The Wise Lord, together with the amesha spentas, will at last vanquish the spirit of evil: this message, implying the end of the cosmic and ethical dualism, seems to constitute Zoroaster's main religious reform. His monotheistic solution resolves the old strict dualism. The dualist principle, however, reappears in an acute form in a later period, after Zoroaster. It is achieved only at the expense of Ahura Mazda, by then called Ohrmazd, who is brought down to the level of his opponent, Ahriman. At the beginning of time, the world was divided into the dominion of the good and of the evil. Between these, each man is bound to decide. He is free and must choose either the Wise Lord and his rule or Ahriman, the Lie. The same is true of the spiritual beings, who are good or bad according to their choices. From man's freedom of decision it follows that he is finally responsible for his fate. Through his good deeds, the righteous person (ashavan) earns an everlasting reward, namely integrity and immortality. He who opts for the lie is condemned by his own conscience as well as by the judgment of the Wise Lord and must expect to continue in the most miserable form of existence, one more or less corresponding to the Christian concept of hell. According to Avestan belief, there is no reversal and no deviation possible once a man has made his decision. Thus, the world is divided into two hostile blocks, whose members represent two warring dominions. On the side of the Wise Lord are the settled herdsmen or farmers, caring for their cattle and living in a definite social order. The follower of the Lie (Druj) is a thieving nomad, an enemy of orderly agriculture and animal husbandry.
The Gathas, the early hymns, many of which may have been written by Zoroaster, are permeated by eschatological thinking. Almost every passage contains some reference to the fate awaiting men in the afterlife. Each act, speech, and thought is viewed as being related to an existence after death. The earthly state is connected with a state beyond, in which the Wise Lord will reward the good act, speech, and thought and punish the bad. This motive for doing good seems to be the strongest available to Zoroaster in his message. After death, the soul of man must pass over the Bridge of the Requiter (Cinvat), which everyone looks upon with fear and anxiety. After judgment is passed by Ahura Mazda, the good enter the kingdom of everlasting joy and light, and the bad are consigned to the regions of horror and darkness. Zoroaster, however, goes beyond this, announcing an end phase for the visible world, "the last turn of creation." In this last phase, Ahriman will be destroyed, and the world will be wonderfully renewed and be inhabited by the good, who will live in paradisiacal joy. Later forms of Zoroastrianism teach a resurrection of the dead, a teaching for which some basis may be found in the Gathas. Through the resurrection of the dead, the renewal of the world bestows a last fulfillment on the followers of the Wise Lord.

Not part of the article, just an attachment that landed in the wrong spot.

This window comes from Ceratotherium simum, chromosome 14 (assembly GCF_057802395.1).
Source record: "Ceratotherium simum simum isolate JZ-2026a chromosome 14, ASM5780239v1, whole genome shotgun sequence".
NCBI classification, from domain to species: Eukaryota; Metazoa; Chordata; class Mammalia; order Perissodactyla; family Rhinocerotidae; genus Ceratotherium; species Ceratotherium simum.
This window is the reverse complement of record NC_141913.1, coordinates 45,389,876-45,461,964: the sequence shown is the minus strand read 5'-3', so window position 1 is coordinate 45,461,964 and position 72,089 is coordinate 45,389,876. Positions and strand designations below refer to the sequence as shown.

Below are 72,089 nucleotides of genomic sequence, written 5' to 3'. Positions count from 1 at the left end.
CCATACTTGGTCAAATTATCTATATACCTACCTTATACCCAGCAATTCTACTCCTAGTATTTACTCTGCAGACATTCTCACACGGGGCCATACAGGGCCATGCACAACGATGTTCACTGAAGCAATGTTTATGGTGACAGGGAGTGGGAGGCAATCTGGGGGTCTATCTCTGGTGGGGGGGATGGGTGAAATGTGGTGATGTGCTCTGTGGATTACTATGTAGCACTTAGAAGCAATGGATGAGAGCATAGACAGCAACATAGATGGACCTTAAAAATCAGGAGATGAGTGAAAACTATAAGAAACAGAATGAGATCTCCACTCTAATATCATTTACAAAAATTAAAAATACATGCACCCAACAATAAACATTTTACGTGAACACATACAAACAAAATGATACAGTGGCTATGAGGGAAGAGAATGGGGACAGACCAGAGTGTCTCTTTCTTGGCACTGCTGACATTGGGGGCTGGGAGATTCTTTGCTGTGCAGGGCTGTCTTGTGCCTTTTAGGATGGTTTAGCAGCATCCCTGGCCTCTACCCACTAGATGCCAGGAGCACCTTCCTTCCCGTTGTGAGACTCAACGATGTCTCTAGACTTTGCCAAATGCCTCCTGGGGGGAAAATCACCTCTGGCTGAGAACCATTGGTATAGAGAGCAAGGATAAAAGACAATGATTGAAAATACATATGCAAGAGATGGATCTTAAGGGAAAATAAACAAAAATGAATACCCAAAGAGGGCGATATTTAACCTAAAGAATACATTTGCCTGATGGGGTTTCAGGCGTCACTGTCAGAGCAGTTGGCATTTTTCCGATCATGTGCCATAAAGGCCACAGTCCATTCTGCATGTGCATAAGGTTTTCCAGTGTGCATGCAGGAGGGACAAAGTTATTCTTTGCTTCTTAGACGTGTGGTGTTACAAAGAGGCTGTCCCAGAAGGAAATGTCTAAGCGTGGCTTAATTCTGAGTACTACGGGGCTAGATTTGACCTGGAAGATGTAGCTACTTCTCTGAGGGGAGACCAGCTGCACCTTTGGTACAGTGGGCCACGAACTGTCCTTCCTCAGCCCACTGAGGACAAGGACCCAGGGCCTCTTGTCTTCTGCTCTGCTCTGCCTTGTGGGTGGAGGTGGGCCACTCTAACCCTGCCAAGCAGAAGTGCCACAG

Zoroaster forbade all sacrifices in honor of Ahriman or of his adherents, the daevas, who from pre-Zoroastrian times had degenerated into hostile deities. In the prevailing religious tradition, Zoroaster probably found that the practice of sacrificing cattle, combined with the consumption of intoxicating drinks (haoma), led to orgiastic excess. In his reform, Zoroaster did not, as some scholars would have it, abolish all animal sacrifice but simply the orgiastic and intoxicating rites that accompanied it. The haoma sacrifice, too, was to be thought of as a symbolic offering; it may have consisted of unfermented drink or an intoxicating beverage or plant. Zoroaster retained the ancient cult of fire. This cult and its various rites were later extended and given a definite order by the priestly class of the Magi. Its centre, the eternal flame in the Temple of Fire, was constantly linked with the priestly service and with the haoma sacrifice.
Influence and assessments
After the conversion of Vishtaspa to such teachings, Zoroaster remained at the court of the king. Other officials were converted, and a daughter of Zoroaster apparently married Jamasp, a minister of the king. According to tradition, Zoroaster lived for 77 years, thus indicating that he died about 551 BC. After his death, many legends arose about him. According to these legends, nature rejoiced at his birth, and he preached to many nations, founded sacred fires, and fought in a sacred war. He was viewed as a model for priests, warriors, and agriculturalists, as well as a skilled craftsman and healer. The Greeks regarded him as a philosopher, mathematician, astrologer, or magician. Jews and Christians regarded him as an astrologer, magician, prophet, or arch heretic. Not until the 18th century did a more scholarly assessment of Zoroaster's career and influence emerge.